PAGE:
And the administration keeps assuring us he cares -- just not enough to personally address the issue.
"The President is madder than hell, and I've got the scars to prove it," White House Chief of Staff Denis McDonough declared Sunday on CBS' "Face the Nation."
"The president will continue to demand that he and all of us who work for him continue to fix these things until they are functioning the way that our veterans believe they should ... so that they get the services and the benefits that they have earned."
Well, actions speak louder than words. As I wrote last week, the president's response to the crisis has been disturbingly passive, especially compared to his often-passionate public reaction to other issues.
A little example: On Friday, the news that Veterans Affairs Undersecretary for Health Robert Petzel had resigned came in a statement from White House Press Secretary Jay Carney. Obama, apparently, was more concerned about Saturday's International Day Against Homophobia and Transphobia, because that's what he chose to weigh in on. (Putting aside, for a moment, the fact that Petzel had already planned to retire and his replacement had already been named.)
It's not that Obama doesn't get passionate about anything. As Slate's John Dickerson noted, Obama and his team publicly rushed to not just fix the problems that came after the launch of healthcare.gov in October, but made sure Americans knew they were doing it.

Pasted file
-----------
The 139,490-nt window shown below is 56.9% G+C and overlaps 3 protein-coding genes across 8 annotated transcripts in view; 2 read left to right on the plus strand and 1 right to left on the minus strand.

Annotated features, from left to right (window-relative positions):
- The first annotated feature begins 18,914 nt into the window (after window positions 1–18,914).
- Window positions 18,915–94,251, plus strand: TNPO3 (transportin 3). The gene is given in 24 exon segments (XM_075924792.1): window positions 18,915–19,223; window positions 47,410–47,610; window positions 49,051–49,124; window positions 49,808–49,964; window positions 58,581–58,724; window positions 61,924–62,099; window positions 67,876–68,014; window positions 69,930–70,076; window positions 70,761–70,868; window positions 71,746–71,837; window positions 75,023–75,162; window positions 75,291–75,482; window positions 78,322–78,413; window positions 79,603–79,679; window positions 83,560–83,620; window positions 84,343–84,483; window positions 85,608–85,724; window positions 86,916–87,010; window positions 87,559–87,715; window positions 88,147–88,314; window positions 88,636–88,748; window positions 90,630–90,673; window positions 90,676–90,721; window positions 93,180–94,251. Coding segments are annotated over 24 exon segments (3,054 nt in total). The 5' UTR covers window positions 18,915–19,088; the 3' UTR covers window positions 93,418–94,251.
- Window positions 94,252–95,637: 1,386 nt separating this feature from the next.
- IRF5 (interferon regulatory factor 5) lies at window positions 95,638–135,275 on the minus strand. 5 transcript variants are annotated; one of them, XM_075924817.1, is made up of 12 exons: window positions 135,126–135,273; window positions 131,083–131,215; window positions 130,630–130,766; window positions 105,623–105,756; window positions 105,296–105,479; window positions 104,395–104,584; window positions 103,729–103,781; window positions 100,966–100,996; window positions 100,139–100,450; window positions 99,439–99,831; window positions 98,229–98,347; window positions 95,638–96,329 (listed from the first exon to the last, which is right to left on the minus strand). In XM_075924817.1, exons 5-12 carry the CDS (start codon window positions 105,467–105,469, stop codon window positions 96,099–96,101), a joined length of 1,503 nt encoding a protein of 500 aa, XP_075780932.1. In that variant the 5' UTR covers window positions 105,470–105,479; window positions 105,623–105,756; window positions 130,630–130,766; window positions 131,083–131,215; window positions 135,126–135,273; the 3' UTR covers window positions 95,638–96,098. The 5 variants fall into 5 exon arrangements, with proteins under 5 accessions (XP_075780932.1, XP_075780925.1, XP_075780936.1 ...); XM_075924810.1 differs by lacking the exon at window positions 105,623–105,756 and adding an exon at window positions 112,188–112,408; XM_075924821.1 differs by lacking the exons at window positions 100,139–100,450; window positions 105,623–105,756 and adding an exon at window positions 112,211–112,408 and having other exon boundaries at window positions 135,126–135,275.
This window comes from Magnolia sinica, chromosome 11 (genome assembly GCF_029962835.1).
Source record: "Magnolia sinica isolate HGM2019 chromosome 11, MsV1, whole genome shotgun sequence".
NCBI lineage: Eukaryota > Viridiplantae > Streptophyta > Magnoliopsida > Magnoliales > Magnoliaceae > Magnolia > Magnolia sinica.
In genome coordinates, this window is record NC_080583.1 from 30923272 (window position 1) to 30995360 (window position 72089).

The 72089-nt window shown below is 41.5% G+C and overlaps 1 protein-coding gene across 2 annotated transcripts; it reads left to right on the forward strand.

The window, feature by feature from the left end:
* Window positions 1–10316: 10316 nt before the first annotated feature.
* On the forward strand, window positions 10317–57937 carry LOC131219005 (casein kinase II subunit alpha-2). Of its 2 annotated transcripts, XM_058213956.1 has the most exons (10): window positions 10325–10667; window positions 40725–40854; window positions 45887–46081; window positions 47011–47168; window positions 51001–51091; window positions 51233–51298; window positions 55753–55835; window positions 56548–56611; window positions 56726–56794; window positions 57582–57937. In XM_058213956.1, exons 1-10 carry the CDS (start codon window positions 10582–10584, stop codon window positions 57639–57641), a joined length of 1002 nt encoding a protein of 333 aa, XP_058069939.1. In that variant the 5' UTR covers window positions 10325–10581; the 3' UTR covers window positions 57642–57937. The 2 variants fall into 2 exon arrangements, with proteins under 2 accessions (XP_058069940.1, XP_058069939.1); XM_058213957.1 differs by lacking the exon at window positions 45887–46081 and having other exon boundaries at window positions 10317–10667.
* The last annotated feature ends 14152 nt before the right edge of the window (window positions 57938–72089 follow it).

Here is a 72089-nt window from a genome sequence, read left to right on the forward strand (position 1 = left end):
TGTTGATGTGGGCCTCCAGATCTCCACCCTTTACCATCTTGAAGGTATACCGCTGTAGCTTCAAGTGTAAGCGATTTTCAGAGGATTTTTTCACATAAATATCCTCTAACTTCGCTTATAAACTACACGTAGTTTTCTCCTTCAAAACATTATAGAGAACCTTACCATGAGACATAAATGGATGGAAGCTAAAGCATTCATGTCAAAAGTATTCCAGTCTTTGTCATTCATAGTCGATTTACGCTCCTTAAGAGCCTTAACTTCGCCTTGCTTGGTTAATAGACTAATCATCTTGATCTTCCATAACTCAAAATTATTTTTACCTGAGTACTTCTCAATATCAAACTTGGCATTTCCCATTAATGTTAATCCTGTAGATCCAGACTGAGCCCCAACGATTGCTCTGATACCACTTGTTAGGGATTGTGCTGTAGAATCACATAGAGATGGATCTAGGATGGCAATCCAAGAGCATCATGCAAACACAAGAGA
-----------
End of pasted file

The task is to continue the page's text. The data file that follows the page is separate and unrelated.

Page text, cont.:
"After healthcare.gov had its bad start, the president spoke to the country frequently and appointed an emergency team to solve the management and technological issues. Everyone in the administration was very clear on the dire stakes," Dickerson wrote.
And when he needed veterans' votes to help him win the presidency, Obama was very passionate.
"As President, I won't stand for hundreds of thousands of veterans waiting for benefits. We'll hire additional claims workers," Obama said at an Oct. 5, 2007, town hall in Iowa. "We'll bring together veterans groups and the VA to work out a claims process that is fair and fast. And instead of shutting veterans out, we'll make sure that our disabled vets receive the benefits they deserve, and we'll allow all veterans back into the VA health care system. And we'll have a simple policy when it comes to homeless veterans: zero tolerance. We'll expand housing vouchers. We'll set up a new supportive services program to prevent at-risk veterans and their families from sliding into homelessness. We'll stand with veterans in their hour of need, just as they have stood up for us."
Carney, for his part, had an all-too-familiar excuse Monday for why the president has not publicly spoken about the VA controversy except to answer a reporter's question a press conference in Asia three weeks ago.
“I think it is important to allow the investigations -- investigation and review -- to come to a completion, so we can see what the facts are and you can see the actions that Secretary [Eric] Shinseki and others at the VA take in response to any revelations that are contained within those,” he said.
But, as I've written, the president has shown no such caution regarding military sexual assault cases -- so much so, in fact, that comments he made a year ago had to be disavowed by Defense Secretary Chuck Hagel to help prevent them from interfering with prosecutions of accused offenders.
Surely he can find time for veterans who need care and aren't getting it.